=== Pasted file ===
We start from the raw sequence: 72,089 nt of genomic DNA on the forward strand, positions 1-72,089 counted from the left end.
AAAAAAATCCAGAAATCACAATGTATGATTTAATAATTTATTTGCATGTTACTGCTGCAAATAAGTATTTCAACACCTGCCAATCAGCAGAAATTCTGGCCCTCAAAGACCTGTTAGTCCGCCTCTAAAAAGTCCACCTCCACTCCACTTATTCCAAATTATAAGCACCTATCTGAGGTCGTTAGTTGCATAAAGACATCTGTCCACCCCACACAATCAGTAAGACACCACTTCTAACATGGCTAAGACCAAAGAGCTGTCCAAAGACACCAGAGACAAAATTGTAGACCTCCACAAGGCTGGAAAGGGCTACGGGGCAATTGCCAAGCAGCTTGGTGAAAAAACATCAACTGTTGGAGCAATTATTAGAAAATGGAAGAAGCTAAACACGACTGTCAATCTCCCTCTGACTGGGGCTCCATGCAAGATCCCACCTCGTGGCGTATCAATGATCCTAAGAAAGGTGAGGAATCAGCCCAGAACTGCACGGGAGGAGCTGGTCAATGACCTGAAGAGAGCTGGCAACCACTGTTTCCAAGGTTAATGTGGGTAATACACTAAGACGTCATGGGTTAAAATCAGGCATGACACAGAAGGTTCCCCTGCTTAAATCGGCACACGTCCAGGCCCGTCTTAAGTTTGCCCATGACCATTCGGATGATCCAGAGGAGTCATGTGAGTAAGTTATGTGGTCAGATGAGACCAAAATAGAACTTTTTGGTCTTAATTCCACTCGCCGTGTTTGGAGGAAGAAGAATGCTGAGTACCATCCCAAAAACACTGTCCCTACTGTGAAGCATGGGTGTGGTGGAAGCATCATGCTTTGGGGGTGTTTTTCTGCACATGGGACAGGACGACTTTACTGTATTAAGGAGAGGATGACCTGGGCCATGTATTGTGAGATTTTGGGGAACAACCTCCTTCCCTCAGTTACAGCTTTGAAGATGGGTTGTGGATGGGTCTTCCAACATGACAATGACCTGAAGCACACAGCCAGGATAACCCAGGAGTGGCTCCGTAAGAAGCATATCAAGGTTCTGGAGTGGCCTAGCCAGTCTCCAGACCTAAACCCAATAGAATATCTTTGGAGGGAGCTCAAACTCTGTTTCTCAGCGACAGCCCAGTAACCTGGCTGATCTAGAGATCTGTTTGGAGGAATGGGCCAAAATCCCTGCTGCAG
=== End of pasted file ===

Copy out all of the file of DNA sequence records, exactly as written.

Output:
We start from the raw sequence: 72,089 nt of genomic DNA on the forward strand, positions 1-72,089 counted from the left end.
AAAAAAATCCAGAAATCACAATGTATGATTTAATAATTTATTTGCATGTTACTGCTGCAAATAAGTATTTCAACACCTGCCAATCAGCAGAAATTCTGGCCCTCAAAGACCTGTTAGTCCGCCTCTAAAAAGTCCACCTCCACTCCACTTATTCCAAATTATAAGCACCTATCTGAGGTCGTTAGTTGCATAAAGACATCTGTCCACCCCACACAATCAGTAAGACACCACTTCTAACATGGCTAAGACCAAAGAGCTGTCCAAAGACACCAGAGACAAAATTGTAGACCTCCACAAGGCTGGAAAGGGCTACGGGGCAATTGCCAAGCAGCTTGGTGAAAAAACATCAACTGTTGGAGCAATTATTAGAAAATGGAAGAAGCTAAACACGACTGTCAATCTCCCTCTGACTGGGGCTCCATGCAAGATCCCACCTCGTGGCGTATCAATGATCCTAAGAAAGGTGAGGAATCAGCCCAGAACTGCACGGGAGGAGCTGGTCAATGACCTGAAGAGAGCTGGCAACCACTGTTTCCAAGGTTAATGTGGGTAATACACTAAGACGTCATGGGTTAAAATCAGGCATGACACAGAAGGTTCCCCTGCTTAAATCGGCACACGTCCAGGCCCGTCTTAAGTTTGCCCATGACCATTCGGATGATCCAGAGGAGTCATGTGAGTAAGTTATGTGGTCAGATGAGACCAAAATAGAACTTTTTGGTCTTAATTCCACTCGCCGTGTTTGGAGGAAGAAGAATGCTGAGTACCATCCCAAAAACACTGTCCCTACTGTGAAGCATGGGTGTGGTGGAAGCATCATGCTTTGGGGGTGTTTTTCTGCACATGGGACAGGACGACTTTACTGTATTAAGGAGAGGATGACCTGGGCCATGTATTGTGAGATTTTGGGGAACAACCTCCTTCCCTCAGTTACAGCTTTGAAGATGGGTTGTGGATGGGTCTTCCAACATGACAATGACCTGAAGCACACAGCCAGGATAACCCAGGAGTGGCTCCGTAAGAAGCATATCAAGGTTCTGGAGTGGCCTAGCCAGTCTCCAGACCTAAACCCAATAGAATATCTTTGGAGGGAGCTCAAACTCTGTTTCTCAGCGACAGCCCAGTAACCTGGCTGATCTAGAGATCTGTTTGGAGGAATGGGCCAAAATCCCTGCTGCAG